Joseph Segal plants a fruit tree with Yaffa Housing president Avie Estrin and Tracy Penner, back in 2010. Says Estrin: “Like a tree bears fruit only when properly nurtured and cared for, so too must we take responsibility and care for the most fragile and vulnerable amongst us, if we are to be healthy and fruitful as a community.” (photo by Susan J. Katz)
Until the final hours of his life, Joseph Segal was continuing a life of philanthropic engagement. On the weekend before his passing, the 97-year-old Segal had a meeting with Avie Estrin, president of Vancouver Yaffa Housing Society, of which the Segal family are leading supporters.
According to Estrin, in that meeting, Segal “reiterated his commitment towards helping bring Yaffa House the profile and community support he understood was so necessary and deserving.”
Vancouver Yaffa Housing Society group homes provide food, shelter, programming and on-premises support, within the context of Jewish traditions, culture and practice, for up to 18 Jewish adults struggling with mental illness. Segal’s backing of the organization goes back to the beginning.
“Joe was always a great supporter of Yaffa, right from the early days when my father Aaron Estrin (z’l) met with him in 1999 to discuss a capital campaign to raise the money to build the very first Yaffa House,” Avie Estrin said. “Even after his death, Joseph Segal was true to his word. Rabbi [Andrew] Rosenblatt’s eulogy reminded us of this in Joe Segal’s final wishes: that the Jewish community recognize Yaffa Housing Society’s work, and donate to our cause. While we have lost a great friend and supporter in the passing of Joseph Segal, he will always be remembered as the catalyst for our first house, and a champion for our mission.”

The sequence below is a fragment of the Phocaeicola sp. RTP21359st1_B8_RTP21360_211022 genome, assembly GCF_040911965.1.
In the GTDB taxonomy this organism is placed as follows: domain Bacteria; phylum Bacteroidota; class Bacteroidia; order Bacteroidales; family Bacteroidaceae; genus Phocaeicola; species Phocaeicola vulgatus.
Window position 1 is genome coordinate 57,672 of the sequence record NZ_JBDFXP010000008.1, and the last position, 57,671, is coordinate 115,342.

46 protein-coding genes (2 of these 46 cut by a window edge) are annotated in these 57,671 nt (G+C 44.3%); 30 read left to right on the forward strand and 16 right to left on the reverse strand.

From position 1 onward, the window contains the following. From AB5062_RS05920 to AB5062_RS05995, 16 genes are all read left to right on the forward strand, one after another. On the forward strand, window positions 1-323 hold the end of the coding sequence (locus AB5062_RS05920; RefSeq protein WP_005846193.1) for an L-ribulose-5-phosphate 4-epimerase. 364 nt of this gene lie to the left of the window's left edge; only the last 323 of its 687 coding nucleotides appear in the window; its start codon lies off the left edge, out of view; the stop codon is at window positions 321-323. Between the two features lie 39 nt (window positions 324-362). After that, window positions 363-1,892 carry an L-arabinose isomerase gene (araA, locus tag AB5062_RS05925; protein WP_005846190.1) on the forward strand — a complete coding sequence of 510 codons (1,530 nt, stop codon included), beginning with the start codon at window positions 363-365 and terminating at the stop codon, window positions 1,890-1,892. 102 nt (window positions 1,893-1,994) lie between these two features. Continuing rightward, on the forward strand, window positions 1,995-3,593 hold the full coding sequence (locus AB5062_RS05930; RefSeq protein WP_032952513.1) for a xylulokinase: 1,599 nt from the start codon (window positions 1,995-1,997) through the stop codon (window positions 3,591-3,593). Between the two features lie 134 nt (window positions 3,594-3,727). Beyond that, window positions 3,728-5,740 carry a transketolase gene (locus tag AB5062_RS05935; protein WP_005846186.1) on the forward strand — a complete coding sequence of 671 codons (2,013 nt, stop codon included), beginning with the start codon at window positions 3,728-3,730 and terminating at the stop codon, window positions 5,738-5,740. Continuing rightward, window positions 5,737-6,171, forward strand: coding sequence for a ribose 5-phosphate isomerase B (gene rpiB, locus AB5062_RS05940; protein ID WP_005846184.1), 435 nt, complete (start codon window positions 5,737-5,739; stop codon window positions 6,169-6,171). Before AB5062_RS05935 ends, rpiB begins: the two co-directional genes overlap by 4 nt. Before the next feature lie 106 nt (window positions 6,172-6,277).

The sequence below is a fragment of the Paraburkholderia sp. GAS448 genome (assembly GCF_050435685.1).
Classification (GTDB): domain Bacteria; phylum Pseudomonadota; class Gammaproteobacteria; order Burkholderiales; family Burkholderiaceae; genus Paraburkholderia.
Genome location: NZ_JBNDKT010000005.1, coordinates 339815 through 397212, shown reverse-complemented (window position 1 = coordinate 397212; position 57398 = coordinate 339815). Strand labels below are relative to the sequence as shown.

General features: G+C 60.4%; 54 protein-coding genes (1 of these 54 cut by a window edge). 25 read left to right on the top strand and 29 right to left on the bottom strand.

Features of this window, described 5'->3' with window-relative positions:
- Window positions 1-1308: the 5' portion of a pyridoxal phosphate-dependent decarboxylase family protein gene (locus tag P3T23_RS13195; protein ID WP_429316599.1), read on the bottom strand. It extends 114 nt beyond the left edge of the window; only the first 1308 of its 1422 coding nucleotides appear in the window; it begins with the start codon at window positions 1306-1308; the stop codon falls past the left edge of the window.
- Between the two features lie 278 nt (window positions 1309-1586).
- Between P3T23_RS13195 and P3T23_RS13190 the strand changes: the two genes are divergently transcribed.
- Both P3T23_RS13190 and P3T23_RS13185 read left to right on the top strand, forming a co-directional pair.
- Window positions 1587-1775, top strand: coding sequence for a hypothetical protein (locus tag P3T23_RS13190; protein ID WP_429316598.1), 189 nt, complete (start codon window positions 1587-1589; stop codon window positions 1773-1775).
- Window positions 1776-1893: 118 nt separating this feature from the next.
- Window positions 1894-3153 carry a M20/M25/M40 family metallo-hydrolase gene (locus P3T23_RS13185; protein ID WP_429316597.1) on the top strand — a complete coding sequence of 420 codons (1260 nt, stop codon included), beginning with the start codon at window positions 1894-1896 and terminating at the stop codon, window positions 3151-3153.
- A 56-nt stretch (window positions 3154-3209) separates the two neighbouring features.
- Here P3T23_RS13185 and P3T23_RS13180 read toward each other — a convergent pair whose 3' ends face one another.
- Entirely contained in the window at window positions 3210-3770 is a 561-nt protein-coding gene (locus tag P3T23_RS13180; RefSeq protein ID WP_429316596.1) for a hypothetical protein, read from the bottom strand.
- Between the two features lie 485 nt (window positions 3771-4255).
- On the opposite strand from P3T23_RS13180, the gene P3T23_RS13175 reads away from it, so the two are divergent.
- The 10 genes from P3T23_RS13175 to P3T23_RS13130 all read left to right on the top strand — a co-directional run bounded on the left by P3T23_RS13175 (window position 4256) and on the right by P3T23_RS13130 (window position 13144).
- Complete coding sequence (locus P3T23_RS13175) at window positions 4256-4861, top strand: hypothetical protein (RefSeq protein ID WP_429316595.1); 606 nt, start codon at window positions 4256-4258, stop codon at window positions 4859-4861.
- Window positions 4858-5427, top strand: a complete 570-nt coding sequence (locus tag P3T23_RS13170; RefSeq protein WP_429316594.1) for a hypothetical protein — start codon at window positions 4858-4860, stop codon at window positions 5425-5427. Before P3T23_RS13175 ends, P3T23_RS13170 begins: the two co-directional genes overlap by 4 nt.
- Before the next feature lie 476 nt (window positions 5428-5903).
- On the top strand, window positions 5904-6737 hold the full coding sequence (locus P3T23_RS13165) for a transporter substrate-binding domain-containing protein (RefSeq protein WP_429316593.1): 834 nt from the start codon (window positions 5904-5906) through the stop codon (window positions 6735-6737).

Segal’s support helped Yaffa through its entire history, not least in recent years, when the pandemic added hurdles to the delivery of service.
“Because kosher meal provision is so central to maintaining the Jewish aspect of our home, it was a terrible blow to our operations when we suddenly lost our arrangement with the Louis Brier Home and Hospital in January 2022, after 20 years’ cooperation,” Estrin said. “Fortunately, we were able to cobble together a new arrangement whereby JFS’s [Jewish Family Services’] Kitchen provides two wonderful meals per week. Café 41, along with L’Chaim Adult Day Centre, have been generously preparing subsidized meals the rest of the week. Our small band of volunteers pick up the meals from these different meal providers and bring them to Yaffa House every day. It goes without saying, we can always use more volunteers.”
The organization is also seeking new board members, including a treasurer.
Yaffa Housing has a permanent contract with Vancouver Coastal Health to provide funding to staff the facility part-time, said Estrin. “But we still depend on donations and community support to supplement this. Frankly, it’s not enough. Jewish Federation has been indirectly contributing to Yaffa House’s staffing the last several years but it’s very difficult to plan into the future without knowing for sure those funds are going to be there the year after next.”
Yaffa has no paid staff other than a 20-hour-a-week in-house mental health support worker.
“We have no budget for an operations manager, executive director, or weekend or evening staff,” said Estrin. “In the end, it comes down to our volunteer board to pick up the slack, but it’s wearing. As Yaffa has grown and matured over the last two decades, so too has our board. In fact, one of Yaffa’s original founding board members still actively serves on our executive – my mother, Tzvia Estrin, I am very proud to say. But the old guard can’t forever sustain Yaffa’s daily operations and a paid management is long overdue.”
Estrin said the organization is vital for the community.
“Yaffa is unique in so far as it represents the only dedicated Jewish mental health group home in Canada, west of Toronto. Over the course of more than 20 years developing our in-house supportive model, we’ve attracted interest and attention across the country as well as internationally…. Despite this, Jews in Vancouver remain largely unaware of the essential service the Vancouver Yaffa Housing Society provides our community. Despite the more recent public awareness, mental health has historically taken a backseat relative to other more mainstream community health concerns. The sad reality is that unless mental illness has somehow touched you personally, it’s simply not on people’s radar. This speaks to why, after so many years, Yaffa House remains virtually the only option for Jewish families struggling with this issue.”
To donate, volunteer or learn more, visit yaffahouse.org.